The widespread and continued price increases is severely impacting young women in the country
In a context of the unabated price increases of food and hygiene products, women bear a considerable burden, exacerbated by the feminization of poverty in the country, according to testimonies collected by AyiboPost.
« Sometimes, I am even unable to afford basic necessities », says Mama, a sandal vendor in Carrefour. She affirms that she goes to the Tabarre communal market at least once a week, braving the perils of Martissant, in order to buy a few pairs of sandals bound for resale with great difficulty.
« I can go nearly a month without using toothpaste for lack of means to buy any. I’m forced to use whatever is left in the tube for a few days, and then I have to resort to baking soda because the price of the toothpaste I usually use skyrocketed from 300 to 750 gourdes in the blink of an eye. »
Women bear a considerable burden, exacerbated by the feminization of poverty in the country.
Haiti recorded an annual inflation rate of 48.2% in February 2023. « I can’t take it anymore, » continues the woman in her fifties, the sole provider for a family of eight to feed. « I don’t demand a life of luxury, but having a normal life would be more than enough for me. »
Women are often more affected by inflation in Haiti as they are more likely to have lower incomes and greater family responsibilities. They are also overrepresented in the informal sectors of the economy, where incomes are often unstable and social protections are limited.
Nana, a young student in education sciences living in Carrefour, confesses that she now resorts to using handmade cloth substitutes instead of sanitary pads for personal hygiene.
« In order to make the most of a pack of only eight sanitary pads, I was sometimes forced to use a single pad for an entire day. Sometimes, it would give me a rather uncomfortable itchy sensation, » the young student tells AyiboPost.
Nana, who prefers to use her nickname in order to speak openly, no longer counts the sacrifices she has made in recent years in an attempt to survive. In 2022, she abandoned her studies at the Faculty of Law and Economic Sciences in Gonaïves due to the difficulties she faced in covering the costs.
« Today, I can have 500 gourdes in my pocket and not be able to afford food for the day because that money is set aside for copying and transportation expenses. I sacrifice myself! » says the young woman.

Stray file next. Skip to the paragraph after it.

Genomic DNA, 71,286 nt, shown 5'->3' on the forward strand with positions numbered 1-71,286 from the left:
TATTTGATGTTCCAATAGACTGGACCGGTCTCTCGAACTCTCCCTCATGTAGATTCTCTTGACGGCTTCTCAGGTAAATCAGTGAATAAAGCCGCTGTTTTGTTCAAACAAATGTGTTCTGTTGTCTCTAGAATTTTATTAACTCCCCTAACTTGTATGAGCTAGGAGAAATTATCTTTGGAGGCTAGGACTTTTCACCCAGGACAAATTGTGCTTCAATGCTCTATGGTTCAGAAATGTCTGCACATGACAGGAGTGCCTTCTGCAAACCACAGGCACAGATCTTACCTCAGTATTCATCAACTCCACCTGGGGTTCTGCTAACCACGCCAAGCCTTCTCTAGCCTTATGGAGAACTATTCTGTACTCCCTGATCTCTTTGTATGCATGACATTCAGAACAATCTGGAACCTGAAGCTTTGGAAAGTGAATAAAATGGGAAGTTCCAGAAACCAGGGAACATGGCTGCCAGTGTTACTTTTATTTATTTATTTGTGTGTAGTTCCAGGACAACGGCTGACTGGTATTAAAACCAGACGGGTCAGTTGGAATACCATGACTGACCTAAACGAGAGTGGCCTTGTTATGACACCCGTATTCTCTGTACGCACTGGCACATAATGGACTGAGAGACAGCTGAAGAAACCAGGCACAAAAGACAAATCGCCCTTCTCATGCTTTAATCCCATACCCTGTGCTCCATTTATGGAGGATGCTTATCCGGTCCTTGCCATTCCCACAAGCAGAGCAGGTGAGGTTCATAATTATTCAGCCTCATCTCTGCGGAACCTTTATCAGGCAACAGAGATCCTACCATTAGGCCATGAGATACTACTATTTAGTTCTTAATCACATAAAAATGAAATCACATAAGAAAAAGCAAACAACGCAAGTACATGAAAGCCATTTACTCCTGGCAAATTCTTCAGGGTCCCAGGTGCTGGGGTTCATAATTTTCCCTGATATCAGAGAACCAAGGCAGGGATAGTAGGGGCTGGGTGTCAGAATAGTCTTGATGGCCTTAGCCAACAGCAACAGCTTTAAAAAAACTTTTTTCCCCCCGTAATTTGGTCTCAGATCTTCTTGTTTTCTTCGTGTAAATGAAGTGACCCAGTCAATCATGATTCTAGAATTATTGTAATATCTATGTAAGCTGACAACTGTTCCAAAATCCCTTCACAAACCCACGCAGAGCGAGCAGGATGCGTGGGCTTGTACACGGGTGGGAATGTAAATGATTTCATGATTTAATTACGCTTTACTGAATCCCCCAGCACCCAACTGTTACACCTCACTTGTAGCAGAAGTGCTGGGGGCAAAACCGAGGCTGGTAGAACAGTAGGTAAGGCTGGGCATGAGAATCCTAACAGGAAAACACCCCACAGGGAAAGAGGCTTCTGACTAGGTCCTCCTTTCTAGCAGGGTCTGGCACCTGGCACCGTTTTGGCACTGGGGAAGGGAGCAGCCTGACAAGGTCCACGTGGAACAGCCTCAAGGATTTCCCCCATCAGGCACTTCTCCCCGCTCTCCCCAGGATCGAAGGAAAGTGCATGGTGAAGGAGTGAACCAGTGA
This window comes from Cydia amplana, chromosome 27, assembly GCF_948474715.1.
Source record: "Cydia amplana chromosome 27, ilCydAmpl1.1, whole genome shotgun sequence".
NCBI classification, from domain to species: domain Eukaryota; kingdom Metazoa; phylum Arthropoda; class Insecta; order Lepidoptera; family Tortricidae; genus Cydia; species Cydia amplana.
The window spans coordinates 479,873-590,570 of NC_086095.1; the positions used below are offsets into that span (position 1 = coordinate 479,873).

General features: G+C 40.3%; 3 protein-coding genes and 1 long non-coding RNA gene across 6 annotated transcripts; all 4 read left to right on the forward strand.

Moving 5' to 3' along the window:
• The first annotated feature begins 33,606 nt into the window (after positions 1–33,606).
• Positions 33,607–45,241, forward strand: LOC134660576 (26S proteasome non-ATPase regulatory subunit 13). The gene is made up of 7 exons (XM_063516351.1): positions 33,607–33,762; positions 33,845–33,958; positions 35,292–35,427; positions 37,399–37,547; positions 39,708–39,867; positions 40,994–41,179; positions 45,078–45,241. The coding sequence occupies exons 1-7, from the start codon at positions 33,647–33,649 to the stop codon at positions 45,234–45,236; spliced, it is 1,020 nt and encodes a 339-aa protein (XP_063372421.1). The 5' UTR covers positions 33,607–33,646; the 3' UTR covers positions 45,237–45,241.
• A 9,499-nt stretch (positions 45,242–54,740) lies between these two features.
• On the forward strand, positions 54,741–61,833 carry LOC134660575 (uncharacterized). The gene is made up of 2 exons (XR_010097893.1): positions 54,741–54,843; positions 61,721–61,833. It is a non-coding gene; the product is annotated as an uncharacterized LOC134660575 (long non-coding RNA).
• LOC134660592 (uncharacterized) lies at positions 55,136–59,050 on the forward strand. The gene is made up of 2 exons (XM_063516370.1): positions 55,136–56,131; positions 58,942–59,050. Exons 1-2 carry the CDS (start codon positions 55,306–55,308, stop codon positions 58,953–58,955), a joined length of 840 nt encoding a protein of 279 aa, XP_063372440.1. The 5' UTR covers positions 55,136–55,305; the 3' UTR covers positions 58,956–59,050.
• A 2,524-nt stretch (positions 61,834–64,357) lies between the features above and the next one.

« Four years ago, with the income from my business, I could buy all of my products – perfume, deodorant, sanitary pads – in packs of three, » explains Nana. However, the small business went belly up earlier this year. And « it is by selling animals in the provinces » that Nana manages to make ends meet during these difficult times.
Improper use of sanitary pads can be detrimental to women’s health.
For this article, AyiboPost asked 40 young women, professionals, and students from the metropolitan region about how frequently they change their sanitary pads. 40% of them stated that they change their pads once a day due to their economic inability to purchase multiple packs. 50% said they are forced to change twice a day due to heavy flow. Only 10% of them have managed to approach the recommended frequency by specialists, which is three times a day.
Read also : Condoms are increasingly expensive in Haiti
Improper use of sanitary pads can be detrimental to women’s health. Dr. Stéphane Michel, an obstetrician-gynecologist and physician at the maternity ward of Hôpital de la Paix, mentions allergic reactions and vulvar infections caused by the proliferation of microbes in the blood accumulated in the pad, among other concerns.
Rove Jeantuse Jean Michel, an employee at Radio Vision 2000, is struggling with the current inflation. « My salary doesn’t manage to cover all of my living expenses, » says Jean Michel.
Women are often more affected by inflation in Haiti as they are more likely to have lower incomes and greater family responsibilities.
To make ends meet, the young woman sells perfumes and clothing to people in her circle and through social media. « Sometimes, customers who make purchases can go up to three months without paying, » laments Jean Michel, who left her family home in Carrefour to settle in Delmas due to insecurity.
In February 2021, the Inter-American Development Bank (IDB) reported that women represented 80% of the informal sector workforce. Three out of four women were employed in the informal sector generating low revenues. Furthermore, they were more likely than men to experience unemployment, with a 5-percentage point gap (16% compared to 11% in 2017).
Marklyn is a graduating student at the Faculty of Humanities of the State University of Haiti. In August 2022, she lost an underpaid job at a law firm. « To be honest, I will do everything possible to leave the country, » she says. « I know I will have to start over, but I have come to terms with that. »
The young woman left Hinche, her hometown, almost six years ago to settle in Port-au-Prince to pursue her higher education with financial support from her parents. « I really love Haiti, and I also have dreams and goals, but today I no longer see a future, » Marklyn continues. She says she is forced to prioritize her education and associated costs such as transportation, photocopies, and food over purchasing cosmetic products for her personal care.
English translation by Sarah Jean
© Photos : freepik
Gardez contact avec AyiboPost via :
▶ Notre canal Telegram : cliquez ici
▶ Notre groupe WhatsApp : cliquez ici